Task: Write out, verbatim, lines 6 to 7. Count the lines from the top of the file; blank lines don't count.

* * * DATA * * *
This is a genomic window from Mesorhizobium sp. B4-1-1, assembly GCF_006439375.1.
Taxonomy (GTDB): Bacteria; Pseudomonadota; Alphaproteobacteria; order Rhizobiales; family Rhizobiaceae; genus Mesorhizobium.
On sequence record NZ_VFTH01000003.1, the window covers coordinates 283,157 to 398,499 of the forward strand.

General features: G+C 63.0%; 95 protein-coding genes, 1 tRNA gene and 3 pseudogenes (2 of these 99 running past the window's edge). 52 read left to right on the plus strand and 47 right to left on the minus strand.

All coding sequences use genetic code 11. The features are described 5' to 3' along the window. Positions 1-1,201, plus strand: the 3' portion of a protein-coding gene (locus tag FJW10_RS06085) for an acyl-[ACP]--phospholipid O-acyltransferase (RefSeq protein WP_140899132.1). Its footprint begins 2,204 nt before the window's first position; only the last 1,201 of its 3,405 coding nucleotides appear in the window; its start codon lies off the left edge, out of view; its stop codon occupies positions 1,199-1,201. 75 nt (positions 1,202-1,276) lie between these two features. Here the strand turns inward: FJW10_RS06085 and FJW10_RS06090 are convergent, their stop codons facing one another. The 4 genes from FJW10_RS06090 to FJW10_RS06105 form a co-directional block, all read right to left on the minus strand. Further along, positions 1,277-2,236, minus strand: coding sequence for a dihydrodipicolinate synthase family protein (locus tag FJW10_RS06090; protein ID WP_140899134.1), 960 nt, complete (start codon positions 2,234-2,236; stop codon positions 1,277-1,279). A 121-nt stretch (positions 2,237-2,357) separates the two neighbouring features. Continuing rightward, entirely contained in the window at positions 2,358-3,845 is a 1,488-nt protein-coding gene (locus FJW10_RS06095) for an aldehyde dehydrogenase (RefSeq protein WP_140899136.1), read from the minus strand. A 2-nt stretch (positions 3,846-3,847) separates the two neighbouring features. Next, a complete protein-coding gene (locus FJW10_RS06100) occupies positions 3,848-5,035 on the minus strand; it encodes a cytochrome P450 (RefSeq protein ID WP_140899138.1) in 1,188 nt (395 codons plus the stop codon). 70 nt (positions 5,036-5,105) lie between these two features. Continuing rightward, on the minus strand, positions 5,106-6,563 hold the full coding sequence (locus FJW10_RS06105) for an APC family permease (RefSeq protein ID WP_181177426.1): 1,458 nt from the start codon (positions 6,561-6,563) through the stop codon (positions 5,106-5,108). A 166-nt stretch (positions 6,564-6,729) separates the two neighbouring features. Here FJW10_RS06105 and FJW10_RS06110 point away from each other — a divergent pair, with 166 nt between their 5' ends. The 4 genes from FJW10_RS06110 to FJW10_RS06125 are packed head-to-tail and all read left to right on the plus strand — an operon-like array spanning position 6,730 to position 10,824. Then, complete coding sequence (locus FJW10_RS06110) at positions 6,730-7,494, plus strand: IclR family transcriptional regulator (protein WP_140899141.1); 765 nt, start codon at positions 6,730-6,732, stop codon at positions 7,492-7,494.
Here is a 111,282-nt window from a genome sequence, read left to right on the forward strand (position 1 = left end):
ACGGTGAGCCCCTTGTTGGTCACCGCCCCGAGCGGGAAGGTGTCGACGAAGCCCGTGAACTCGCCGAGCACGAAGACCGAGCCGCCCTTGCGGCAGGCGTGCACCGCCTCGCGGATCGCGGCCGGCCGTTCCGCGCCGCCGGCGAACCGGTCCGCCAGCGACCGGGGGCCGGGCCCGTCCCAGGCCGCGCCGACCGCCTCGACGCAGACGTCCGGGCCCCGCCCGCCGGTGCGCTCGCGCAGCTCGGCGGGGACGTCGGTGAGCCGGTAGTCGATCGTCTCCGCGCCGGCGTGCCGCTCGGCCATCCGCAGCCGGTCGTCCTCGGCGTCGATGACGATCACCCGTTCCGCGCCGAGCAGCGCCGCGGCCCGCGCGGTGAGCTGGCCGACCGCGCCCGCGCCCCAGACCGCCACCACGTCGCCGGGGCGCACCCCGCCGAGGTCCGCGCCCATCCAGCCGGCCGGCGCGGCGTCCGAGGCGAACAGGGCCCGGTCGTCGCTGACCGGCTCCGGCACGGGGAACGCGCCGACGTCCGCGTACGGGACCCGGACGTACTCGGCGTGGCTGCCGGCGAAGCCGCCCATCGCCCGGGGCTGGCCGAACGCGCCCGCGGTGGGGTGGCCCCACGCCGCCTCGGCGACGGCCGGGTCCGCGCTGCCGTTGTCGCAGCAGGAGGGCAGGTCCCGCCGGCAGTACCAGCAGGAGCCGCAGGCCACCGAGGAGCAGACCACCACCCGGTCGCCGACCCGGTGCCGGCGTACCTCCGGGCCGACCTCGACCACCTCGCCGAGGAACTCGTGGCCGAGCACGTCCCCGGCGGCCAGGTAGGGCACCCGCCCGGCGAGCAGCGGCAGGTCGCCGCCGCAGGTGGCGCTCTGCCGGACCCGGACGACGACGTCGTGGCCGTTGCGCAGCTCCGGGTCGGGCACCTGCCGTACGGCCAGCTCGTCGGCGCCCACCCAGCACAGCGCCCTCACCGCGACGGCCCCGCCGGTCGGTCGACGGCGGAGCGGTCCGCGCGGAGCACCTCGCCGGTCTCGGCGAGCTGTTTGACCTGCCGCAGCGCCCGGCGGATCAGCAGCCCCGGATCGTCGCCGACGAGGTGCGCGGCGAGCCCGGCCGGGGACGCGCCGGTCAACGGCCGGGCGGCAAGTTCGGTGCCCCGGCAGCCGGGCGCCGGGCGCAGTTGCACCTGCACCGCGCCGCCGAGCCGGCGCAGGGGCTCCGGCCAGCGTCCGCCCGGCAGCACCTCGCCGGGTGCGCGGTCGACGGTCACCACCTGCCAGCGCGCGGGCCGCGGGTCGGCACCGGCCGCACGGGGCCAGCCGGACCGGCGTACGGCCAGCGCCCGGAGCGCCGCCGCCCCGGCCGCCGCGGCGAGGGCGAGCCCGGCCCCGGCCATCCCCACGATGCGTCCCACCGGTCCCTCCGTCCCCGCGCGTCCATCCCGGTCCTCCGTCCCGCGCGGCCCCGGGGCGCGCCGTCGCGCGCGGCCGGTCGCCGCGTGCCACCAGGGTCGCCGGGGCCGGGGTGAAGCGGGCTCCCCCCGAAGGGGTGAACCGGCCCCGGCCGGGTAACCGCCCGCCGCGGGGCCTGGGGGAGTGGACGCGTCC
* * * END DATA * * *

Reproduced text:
Here is a 111,282-nt window from a genome sequence, read left to right on the forward strand (position 1 = left end):
ACGGTGAGCCCCTTGTTGGTCACCGCCCCGAGCGGGAAGGTGTCGACGAAGCCCGTGAACTCGCCGAGCACGAAGACCGAGCCGCCCTTGCGGCAGGCGTGCACCGCCTCGCGGATCGCGGCCGGCCGTTCCGCGCCGCCGGCGAACCGGTCCGCCAGCGACCGGGGGCCGGGCCCGTCCCAGGCCGCGCCGACCGCCTCGACGCAGACGTCCGGGCCCCGCCCGCCGGTGCGCTCGCGCAGCTCGGCGGGGACGTCGGTGAGCCGGTAGTCGATCGTCTCCGCGCCGGCGTGCCGCTCGGCCATCCGCAGCCGGTCGTCCTCGGCGTCGATGACGATCACCCGTTCCGCGCCGAGCAGCGCCGCGGCCCGCGCGGTGAGCTGGCCGACCGCGCCCGCGCCCCAGACCGCCACCACGTCGCCGGGGCGCACCCCGCCGAGGTCCGCGCCCATCCAGCCGGCCGGCGCGGCGTCCGAGGCGAACAGGGCCCGGTCGTCGCTGACCGGCTCCGGCACGGGGAACGCGCCGACGTCCGCGTACGGGACCCGGACGTACTCGGCGTGGCTGCCGGCGAAGCCGCCCATCGCCCGGGGCTGGCCGAACGCGCCCGCGGTGGGGTGGCCCCACGCCGCCTCGGCGACGGCCGGGTCCGCGCTGCCGTTGTCGCAGCAGGAGGGCAGGTCCCGCCGGCAGTACCAGCAGGAGCCGCAGGCCACCGAGGAGCAGACCACCACCCGGTCGCCGACCCGGTGCCGGCGTACCTCCGGGCCGACCTCGACCACCTCGCCGAGGAACTCGTGGCCGAGCACGTCCCCGGCGGCCAGGTAGGGCACCCGCCCGGCGAGCAGCGGCAGGTCGCCGCCGCAGGTGGCGCTCTGCCGGACCCGGACGACGACGTCGTGGCCGTTGCGCAGCTCCGGGTCGGGCACCTGCCGTACGGCCAGCTCGTCGGCGCCCACCCAGCACAGCGCCCTCACCGCGACGGCCCCGCCGGTCGGTCGACGGCGGAGCGGTCCGCGCGGAGCACCTCGCCGGTCTCGGCGAGCTGTTTGACCTGCCGCAGCGCCCGGCGGATCAGCAGCCCCGGATCGTCGCCGACGAGGTGCGCGGCGAGCCCGGCCGGGGACGCGCCGGTCAACGGCCGGGCGGCAAGTTCGGTGCCCCGGCAGCCGGGCGCCGGGCGCAGTTGCACCTGCACCGCGCCGCCGAGCCGGCGCAGGGGCTCCGGCCAGCGTCCGCCCGGCAGCACCTCGCCGGGTGCGCGGTCGACGGTCACCACCTGCCAGCGCGCGGGCCGCGGGTCGGCACCGGCCGCACGGGGCCAGCCGGACCGGCGTACGGCCAGCGCCCGGAGCGCCGCCGCCCCGGCCGCCGCGGCGAGGGCGAGCCCGGCCCCGGCCATCCCCACGATGCGTCCCACCGGTCCCTCCGTCCCCGCGCGTCCATCCCGGTCCTCCGTCCCGCGCGGCCCCGGGGCGCGCCGTCGCGCGCGGCCGGTCGCCGCGTGCCACCAGGGTCGCCGGGGCCGGGGTGAAGCGGGCTCCCCCCGAAGGGGTGAACCGGCCCCGGCCGGGTAACCGCCCGCCGCGGGGCCTGGGGGAGTGGACGCGTCC